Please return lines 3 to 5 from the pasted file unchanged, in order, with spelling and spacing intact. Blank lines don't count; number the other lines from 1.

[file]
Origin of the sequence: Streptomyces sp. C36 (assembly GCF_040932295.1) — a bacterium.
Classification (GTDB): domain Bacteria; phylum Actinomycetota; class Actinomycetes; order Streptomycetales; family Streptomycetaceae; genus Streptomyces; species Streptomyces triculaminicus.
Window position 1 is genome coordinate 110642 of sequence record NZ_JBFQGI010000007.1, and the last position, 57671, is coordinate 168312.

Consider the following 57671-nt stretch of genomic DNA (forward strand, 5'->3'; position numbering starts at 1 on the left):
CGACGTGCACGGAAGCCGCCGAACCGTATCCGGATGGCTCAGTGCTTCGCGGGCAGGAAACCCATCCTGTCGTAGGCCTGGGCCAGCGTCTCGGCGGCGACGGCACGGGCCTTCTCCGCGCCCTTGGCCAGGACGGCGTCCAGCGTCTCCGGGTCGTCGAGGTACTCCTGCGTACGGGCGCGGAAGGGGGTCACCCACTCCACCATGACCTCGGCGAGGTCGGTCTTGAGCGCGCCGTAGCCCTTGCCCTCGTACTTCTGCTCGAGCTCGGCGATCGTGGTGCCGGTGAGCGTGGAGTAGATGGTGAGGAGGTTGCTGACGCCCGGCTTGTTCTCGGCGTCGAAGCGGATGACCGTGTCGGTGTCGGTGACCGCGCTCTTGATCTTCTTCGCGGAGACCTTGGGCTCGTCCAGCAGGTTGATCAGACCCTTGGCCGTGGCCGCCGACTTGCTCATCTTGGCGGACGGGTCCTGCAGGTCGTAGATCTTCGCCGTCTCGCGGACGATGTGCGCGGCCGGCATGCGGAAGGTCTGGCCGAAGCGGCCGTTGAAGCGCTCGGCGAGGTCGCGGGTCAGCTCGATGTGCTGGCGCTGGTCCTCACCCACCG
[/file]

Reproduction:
Window position 1 is genome coordinate 110642 of sequence record NZ_JBFQGI010000007.1, and the last position, 57671, is coordinate 168312.

Consider the following 57671-nt stretch of genomic DNA (forward strand, 5'->3'; position numbering starts at 1 on the left):
CGACGTGCACGGAAGCCGCCGAACCGTATCCGGATGGCTCAGTGCTTCGCGGGCAGGAAACCCATCCTGTCGTAGGCCTGGGCCAGCGTCTCGGCGGCGACGGCACGGGCCTTCTCCGCGCCCTTGGCCAGGACGGCGTCCAGCGTCTCCGGGTCGTCGAGGTACTCCTGCGTACGGGCGCGGAAGGGGGTCACCCACTCCACCATGACCTCGGCGAGGTCGGTCTTGAGCGCGCCGTAGCCCTTGCCCTCGTACTTCTGCTCGAGCTCGGCGATCGTGGTGCCGGTGAGCGTGGAGTAGATGGTGAGGAGGTTGCTGACGCCCGGCTTGTTCTCGGCGTCGAAGCGGATGACCGTGTCGGTGTCGGTGACCGCGCTCTTGATCTTCTTCGCGGAGACCTTGGGCTCGTCCAGCAGGTTGATCAGACCCTTGGCCGTGGCCGCCGACTTGCTCATCTTGGCGGACGGGTCCTGCAGGTCGTAGATCTTCGCCGTCTCGCGGACGATGTGCGCGGCCGGCATGCGGAAGGTCTGGCCGAAGCGGCCGTTGAAGCGCTCGGCGAGGTCGCGGGTCAGCTCGATGTGCTGGCGCTGGTCCTCACCCACCG